South of the Boarder Junior Surf Comp 2011

The National Trust’s South of the Boarder junior surf competition is returning to Poldhu Cove for the second year running. This is a surf event for the environmentally aware grom! Open to everyone what ever your ability as long as you’re 16 or under on the day of the event. The National Trust feels it is essential to highlight the importance of looking after the coastline. The Trust protects over 360 miles of coast in Cornwall and Devon which us costs £50,000 a year to clear the beaches of rubbish…if you stacked all the full skips on top of each other they would be higher than the Statue of Liberty!! It is essential to hand pick the litter so as to keep the natural habitats intact. Plastics which make their way into the ocean become potentially fatal for sea birds and marine wildlife, whales have been found starved to death because the amount of plastics in their stomachs made them feel full. And so with this event the National Trust is promoting the importance of litter picking through new judging criteria…read on to make a difference…


Poldhu Cove, the Lizard, Cornwall.
Park in the Council car park opposite the beach and make your way to contest control on the beach to check your heat.


Saturday 16th April 2011

Check in time: 08.30
First heat starts: 09.00


The scoring system will be the same as Surfing GB’s score system:

In your heat you are allowed to catch a maximum of 10 waves. Your top 2 scoring waves will be added together for your final score. The 2 surfers who score the highest in the heat will progress through to the next round.

There is an option to gain points before your first heat starts by picking up beach litter and handing it into contest control.
A maximum of 2 points will be available to any one surfer.
One carrier bag of beach litter is worth 1 point.

Litter picking points will be added to the surfing points to determine who progresses through to the next round.

The litter picking points gained before your first heat will go towards your first heat score total. (ie. If you have collected 2 bags of beach litter before your first heat you will have gained the advantage of 2 points being added to your first heat score).

When’s the next one?

The next Boarder event is North of the Boarder to held at Crantock Beach on the North Coast of Cornwall on Saturday May 2011…check back for details

To enter: Very soon we'll be putting applications up online, then you can go to and download an application form or contact us at: for more infomation.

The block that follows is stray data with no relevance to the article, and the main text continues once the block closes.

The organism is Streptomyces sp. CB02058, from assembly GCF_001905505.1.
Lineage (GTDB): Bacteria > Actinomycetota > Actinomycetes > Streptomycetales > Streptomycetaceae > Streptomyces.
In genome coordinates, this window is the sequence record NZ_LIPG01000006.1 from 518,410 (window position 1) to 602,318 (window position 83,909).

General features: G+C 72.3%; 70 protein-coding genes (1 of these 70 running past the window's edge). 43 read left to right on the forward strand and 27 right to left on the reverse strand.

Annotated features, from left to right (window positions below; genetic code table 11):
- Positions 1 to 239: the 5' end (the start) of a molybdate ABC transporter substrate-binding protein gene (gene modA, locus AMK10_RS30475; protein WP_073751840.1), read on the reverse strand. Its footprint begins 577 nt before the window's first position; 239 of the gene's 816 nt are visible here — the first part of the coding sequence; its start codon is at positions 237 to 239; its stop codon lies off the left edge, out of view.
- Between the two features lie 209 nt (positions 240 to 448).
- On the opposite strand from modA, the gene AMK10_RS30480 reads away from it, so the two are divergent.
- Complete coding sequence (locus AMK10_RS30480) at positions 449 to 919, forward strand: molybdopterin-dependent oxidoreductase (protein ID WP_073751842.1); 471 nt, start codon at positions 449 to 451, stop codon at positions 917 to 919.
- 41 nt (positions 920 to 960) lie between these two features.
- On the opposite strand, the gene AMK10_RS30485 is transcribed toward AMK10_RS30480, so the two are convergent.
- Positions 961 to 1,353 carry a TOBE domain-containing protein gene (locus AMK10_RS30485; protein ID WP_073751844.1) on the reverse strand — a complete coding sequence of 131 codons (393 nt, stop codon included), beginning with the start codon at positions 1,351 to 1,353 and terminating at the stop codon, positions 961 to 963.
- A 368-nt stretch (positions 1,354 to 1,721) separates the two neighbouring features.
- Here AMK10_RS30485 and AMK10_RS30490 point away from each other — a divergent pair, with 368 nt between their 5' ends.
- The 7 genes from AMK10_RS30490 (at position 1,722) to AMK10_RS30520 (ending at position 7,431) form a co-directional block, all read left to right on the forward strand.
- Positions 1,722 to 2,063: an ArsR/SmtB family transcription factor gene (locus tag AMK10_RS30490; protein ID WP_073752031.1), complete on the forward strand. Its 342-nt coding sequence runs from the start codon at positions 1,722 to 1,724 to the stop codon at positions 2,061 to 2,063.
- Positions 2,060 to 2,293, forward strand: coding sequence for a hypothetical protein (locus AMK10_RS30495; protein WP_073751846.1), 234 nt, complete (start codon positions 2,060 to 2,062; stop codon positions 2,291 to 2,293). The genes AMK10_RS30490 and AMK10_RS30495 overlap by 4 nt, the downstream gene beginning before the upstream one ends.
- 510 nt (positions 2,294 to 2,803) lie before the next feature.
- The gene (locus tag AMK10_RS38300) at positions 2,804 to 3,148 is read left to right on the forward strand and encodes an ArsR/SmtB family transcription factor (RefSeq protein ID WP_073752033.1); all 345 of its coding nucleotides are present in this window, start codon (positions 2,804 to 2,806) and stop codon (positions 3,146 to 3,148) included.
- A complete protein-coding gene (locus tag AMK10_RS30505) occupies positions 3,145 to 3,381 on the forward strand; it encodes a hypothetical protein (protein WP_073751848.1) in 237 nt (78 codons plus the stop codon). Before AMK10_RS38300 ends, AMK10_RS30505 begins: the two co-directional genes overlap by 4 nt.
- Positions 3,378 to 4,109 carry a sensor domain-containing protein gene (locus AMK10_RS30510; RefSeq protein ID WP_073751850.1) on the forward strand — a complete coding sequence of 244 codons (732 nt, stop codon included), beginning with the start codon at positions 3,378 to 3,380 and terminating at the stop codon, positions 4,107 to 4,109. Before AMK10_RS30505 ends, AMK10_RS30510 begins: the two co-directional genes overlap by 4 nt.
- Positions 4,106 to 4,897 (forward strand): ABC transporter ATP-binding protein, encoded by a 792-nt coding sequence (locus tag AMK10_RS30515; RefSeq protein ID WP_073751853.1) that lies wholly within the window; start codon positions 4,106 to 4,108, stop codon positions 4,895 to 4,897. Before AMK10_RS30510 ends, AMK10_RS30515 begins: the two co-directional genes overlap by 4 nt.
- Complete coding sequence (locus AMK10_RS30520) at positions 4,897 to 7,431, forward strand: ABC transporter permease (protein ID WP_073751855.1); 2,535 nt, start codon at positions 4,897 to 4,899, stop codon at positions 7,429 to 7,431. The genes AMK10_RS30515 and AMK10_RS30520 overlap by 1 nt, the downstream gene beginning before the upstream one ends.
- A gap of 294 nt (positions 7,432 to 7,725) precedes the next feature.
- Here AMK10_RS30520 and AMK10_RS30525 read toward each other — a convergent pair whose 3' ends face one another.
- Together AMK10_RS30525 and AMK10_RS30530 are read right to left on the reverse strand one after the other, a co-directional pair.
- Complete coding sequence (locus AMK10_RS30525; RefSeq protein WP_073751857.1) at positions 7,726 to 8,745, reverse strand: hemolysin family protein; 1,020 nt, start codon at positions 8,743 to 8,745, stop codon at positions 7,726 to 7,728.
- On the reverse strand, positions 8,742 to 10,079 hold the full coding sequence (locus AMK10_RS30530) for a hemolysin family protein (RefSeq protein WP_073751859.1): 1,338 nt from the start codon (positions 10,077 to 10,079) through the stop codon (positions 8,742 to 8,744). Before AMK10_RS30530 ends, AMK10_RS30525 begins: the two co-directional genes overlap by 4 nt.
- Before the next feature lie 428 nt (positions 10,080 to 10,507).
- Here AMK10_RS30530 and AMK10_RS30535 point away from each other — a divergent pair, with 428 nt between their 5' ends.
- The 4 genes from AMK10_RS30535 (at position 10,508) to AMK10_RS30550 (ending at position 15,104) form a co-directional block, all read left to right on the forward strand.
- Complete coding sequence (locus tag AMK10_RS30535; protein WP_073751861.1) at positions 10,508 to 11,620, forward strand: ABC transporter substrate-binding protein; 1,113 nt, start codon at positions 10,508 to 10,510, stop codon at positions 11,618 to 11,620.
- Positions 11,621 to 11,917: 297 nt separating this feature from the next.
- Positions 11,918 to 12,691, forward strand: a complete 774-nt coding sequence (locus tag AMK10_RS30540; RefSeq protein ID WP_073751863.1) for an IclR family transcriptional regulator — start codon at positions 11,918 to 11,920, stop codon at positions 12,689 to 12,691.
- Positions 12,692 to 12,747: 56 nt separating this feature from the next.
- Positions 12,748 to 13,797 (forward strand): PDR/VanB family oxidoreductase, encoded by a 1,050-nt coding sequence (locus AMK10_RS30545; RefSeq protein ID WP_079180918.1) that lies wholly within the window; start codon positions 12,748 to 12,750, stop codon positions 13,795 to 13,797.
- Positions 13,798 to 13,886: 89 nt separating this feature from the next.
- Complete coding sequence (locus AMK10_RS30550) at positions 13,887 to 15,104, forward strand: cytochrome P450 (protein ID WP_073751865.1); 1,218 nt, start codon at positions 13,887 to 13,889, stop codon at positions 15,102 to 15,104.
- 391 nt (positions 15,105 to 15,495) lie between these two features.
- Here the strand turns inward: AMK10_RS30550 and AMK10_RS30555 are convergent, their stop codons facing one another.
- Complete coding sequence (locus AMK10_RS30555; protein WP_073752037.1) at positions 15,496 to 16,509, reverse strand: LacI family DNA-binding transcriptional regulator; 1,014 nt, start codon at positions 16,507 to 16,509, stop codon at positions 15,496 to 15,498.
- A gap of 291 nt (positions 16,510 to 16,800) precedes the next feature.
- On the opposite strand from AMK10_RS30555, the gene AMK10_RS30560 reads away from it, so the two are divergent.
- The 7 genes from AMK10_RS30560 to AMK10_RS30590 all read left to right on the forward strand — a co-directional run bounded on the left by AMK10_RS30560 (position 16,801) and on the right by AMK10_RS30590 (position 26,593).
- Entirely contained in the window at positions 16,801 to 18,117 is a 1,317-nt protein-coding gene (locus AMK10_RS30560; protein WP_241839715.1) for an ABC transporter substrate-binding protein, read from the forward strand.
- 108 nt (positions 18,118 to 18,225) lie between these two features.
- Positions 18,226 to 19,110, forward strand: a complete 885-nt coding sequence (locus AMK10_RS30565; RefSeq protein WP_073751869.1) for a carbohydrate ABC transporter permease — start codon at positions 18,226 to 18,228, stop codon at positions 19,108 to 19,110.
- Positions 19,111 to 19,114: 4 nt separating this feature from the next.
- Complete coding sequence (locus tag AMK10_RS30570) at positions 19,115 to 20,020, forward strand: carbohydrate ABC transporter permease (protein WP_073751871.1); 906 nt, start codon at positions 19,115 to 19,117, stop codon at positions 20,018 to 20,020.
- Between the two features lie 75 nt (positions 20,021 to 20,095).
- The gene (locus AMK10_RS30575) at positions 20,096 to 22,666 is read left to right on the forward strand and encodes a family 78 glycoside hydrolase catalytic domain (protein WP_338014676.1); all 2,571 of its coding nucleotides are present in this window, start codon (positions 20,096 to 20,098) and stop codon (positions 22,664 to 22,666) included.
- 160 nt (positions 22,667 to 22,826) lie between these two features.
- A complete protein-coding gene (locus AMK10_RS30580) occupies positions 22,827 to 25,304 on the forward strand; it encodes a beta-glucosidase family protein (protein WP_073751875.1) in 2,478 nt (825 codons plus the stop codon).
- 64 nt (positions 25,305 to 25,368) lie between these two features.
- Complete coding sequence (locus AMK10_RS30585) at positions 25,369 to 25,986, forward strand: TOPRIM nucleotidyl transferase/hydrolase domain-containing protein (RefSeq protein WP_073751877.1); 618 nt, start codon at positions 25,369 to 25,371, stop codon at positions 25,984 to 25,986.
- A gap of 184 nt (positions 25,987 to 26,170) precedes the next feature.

Follow us on Twitter: @swcornwallnt and facebook: for updates and news. 

Wednesday, 9 March 2011

Tregullas Word Cloud

We've put together a word cloud for all the written responses to the Tregullas Farm survey. The more often a word is used the larger it appears.

Tregullas Farm Open day

We had a good turnout to our open day at Tregullas on Sunday the 6th March, despite a freezing northerly wind. On display were the results of the survey we have carried out since our first meeting with the community at the Hidden Lizard tea rooms in December.
The survey showed a strong desire within the community for a working farm at Tregullas, lots of ideas for different uses of the farm buildings, interest in allotments and concern for the wildlife of the farm, particularly the choughs which uise its fields. In addition a number of people are interested in a Community Farm and have arranged a meeting at the Top House on the 24th march at 6pm to find out more about this exciting prospect.
Our meeting at Tregullas on Sunday allowed everyone to find out what other people thought and gave them an opportunity to sign up to one of the working groups to take forward some of the great ideas that are coming forward. So far we have a group to work on wildlife, another for the community farm idea and another to look into ideas for the traditional buildings.

Check out the website for more information on future events and activities as we continue to talk to the local community and visitors about the farm's future.


Contact us


Email *

Message *